PONTIFICAL COUNCIL FOR PROMOTING CHRISTIAN UNITY
WEEK OF PRAYER FOR CHRISTIAN UNITY 2004
My peace I give to you (Jn 14: 23-31)
To those organizing the Week of Prayer for Christian Unity
Adapting the text
This material is offered with the understanding that, whenever possible, it will be adapted for use at the local level. In doing this, account must be taken of local liturgical and devotional practice, and of the whole social and cultural context. Such adaptation should normally take place ecumenically.
In some places ecumenical structures are already set up for adapting the material. In other places, we hope that the need to adapt it will be a stimulus to creating such structures.
Using the Week of Prayer material
For churches and Christian communities which observe the week of prayer together through a single common service, an order for an ecumenical worship service is provided.
Churches and Christian communities may also incorporate material from the week of prayer into their own services. Prayers from the ecumenical worship service, the “eight days”, and the selection of additional prayers can be used as appropriate in their own setting.
Communities which observe the week of prayer in their worship for each day during the week may draw material for these services from the “eight days”.
Those wishing to do Bible studies on the week of prayer theme can use as a basis the biblical texts and reflections given in the “eight days”. Each day the discussions can lead to a closing period of intercessory prayer.
Those who wish to pray privately may find the material helpful for focusing their prayer intentions. They can be mindful that they are in communion with others praying all around the world for the greater visible unity of Christ’s church.
The search for unity: throughout the year
The traditional date for the Week of Prayer for Christian Unity is 18-25 January. Those dates were proposed in 1908 by Paul Watson to cover the days between the feast of St Peter and the feast of St Paul, and therefore have a symbolic meaning. In the southern hemisphere where January is a vacation time churches often find other days to celebrate the week of prayer, for example around Pentecost (which was suggested by the Faith and Order movement in 1926), which is also a symbolic date for the unity of the church.
But the search for Christian unity is not limited to one week each year. We encourage you therefore not only to be flexible concerning the date but also to understand the material presented here as an invitation to find opportunities throughout the whole year to express the degree of communion which the churches have already received, and to pray together for that full unity which is Christ’s will.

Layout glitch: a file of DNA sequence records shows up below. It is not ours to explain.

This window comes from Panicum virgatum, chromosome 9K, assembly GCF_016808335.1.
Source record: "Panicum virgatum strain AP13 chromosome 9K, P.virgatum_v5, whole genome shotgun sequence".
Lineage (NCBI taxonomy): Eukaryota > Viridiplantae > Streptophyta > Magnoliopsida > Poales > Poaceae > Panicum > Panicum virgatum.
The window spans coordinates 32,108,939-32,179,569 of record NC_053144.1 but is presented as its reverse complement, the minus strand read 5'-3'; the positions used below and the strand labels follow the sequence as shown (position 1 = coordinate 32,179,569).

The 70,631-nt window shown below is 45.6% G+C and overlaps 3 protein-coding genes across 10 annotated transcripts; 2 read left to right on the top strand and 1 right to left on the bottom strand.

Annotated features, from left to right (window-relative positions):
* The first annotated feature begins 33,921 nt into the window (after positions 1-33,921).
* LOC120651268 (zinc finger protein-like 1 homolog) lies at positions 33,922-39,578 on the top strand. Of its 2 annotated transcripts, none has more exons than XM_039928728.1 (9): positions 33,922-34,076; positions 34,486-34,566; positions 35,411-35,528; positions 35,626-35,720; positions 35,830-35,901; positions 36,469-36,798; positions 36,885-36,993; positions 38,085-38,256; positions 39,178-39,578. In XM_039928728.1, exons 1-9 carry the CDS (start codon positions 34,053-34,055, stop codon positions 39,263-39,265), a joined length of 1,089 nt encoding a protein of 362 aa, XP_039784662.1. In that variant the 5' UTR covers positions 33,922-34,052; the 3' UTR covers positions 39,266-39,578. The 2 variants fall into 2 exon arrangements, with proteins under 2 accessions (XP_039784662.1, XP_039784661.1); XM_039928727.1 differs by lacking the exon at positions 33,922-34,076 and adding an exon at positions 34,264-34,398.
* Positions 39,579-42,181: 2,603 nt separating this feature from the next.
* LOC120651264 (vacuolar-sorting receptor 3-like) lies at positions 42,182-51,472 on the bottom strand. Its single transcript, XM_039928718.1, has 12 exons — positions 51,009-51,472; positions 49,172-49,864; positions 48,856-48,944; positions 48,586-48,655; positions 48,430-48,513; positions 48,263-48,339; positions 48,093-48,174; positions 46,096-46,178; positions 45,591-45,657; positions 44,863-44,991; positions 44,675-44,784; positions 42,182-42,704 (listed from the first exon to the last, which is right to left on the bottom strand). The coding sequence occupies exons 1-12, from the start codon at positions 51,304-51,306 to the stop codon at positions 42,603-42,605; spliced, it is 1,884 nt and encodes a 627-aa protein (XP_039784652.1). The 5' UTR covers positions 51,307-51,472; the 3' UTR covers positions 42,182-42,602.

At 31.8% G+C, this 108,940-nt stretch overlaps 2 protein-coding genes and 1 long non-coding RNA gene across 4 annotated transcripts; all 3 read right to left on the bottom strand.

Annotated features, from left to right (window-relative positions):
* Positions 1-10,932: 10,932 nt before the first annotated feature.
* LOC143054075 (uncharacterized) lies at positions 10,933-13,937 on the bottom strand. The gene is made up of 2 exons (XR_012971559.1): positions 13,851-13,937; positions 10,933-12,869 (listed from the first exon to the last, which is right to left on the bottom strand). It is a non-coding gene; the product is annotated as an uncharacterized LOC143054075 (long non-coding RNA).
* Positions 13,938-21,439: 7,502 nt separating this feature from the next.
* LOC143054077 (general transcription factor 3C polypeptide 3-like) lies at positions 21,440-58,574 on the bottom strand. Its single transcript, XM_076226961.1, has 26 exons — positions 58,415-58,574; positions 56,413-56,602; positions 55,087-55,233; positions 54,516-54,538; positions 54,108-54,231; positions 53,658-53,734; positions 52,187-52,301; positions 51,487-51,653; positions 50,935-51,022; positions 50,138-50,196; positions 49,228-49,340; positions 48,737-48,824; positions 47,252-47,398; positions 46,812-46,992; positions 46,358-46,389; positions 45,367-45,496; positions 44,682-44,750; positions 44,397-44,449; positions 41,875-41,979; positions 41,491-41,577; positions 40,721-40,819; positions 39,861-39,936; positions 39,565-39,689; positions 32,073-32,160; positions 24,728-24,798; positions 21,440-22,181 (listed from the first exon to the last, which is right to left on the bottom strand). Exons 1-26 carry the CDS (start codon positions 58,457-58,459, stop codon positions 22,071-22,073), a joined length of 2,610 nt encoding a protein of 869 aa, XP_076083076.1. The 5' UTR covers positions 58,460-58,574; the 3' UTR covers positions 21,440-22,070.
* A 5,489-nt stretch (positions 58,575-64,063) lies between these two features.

Biblical Text for 2004
My peace I give to you (Jn 14: 23-31)
Jesus answered him, “Those who love me will keep my word, and my Father will love them, and we will come to them and make our home with them. Whoever does not love me does not keep my words; and the word that you hear is not mine, but is from the Father who sent me.
“I have said these things to you while I am still with you. But the Advocate, the Holy Spirit, whom the Father will send in my name, will teach you everything, and remind you of all that I have said to you. Peace I leave with you; my peace I give to you. I do not give to you as the world gives. Do not let your hearts be troubled, and do not let them be afraid.
You heard me say to you, ‘I am going away, and I am coming to you.’ If you loved me, you would rejoice that I am going to the Father, because the Father is greater than I. And now I have told you this before it occurs, so that when it does occur, you may believe. I will no longer talk much with you, for the ruler of this world is coming. He has no power over me; but I do as the Father has commanded me, so that the world may know that I love the Father. Rise, let us be on our way.”
(New Revised Standard Version)
Theological and Pastoral Introduction
My peace I give to you (Jn 14: 23-31)
We seldom pray for that which does not involve us; and we pray most fervently for that which concerns us deeply, that which touches upon the people and the world we know. And yet prayer also expands the human heart. Saint Isaac the Syrian speaks of the merciful heart as one which burns with great compassion for all people, for every created thing. Gripped by a “strong and vehement mercy”, a compassion “without measure in the likeness of God”, such a heart offers up prayer from the midst of all suffering, offers up prayer even for those who do one harm, for “enemies of the truth” (Homily 81).Today’s world needs such expansive merciful hearts, such prayer rising from the midst of the groans of humanity, of the whole created world.
The quest for peace in the Middle East, a quest shared by many other peoples in other parts of the world, forms the particular backdrop of the celebration and meditations for the Week of Prayer for Christian Unity for 2004. As peace in our world remains elusive and is obstructed at every turn, the search for peace, and the profound hopes which are entwined in that search, form a vital part of the prayer which rises from our hearts to the merciful heart of God in our day.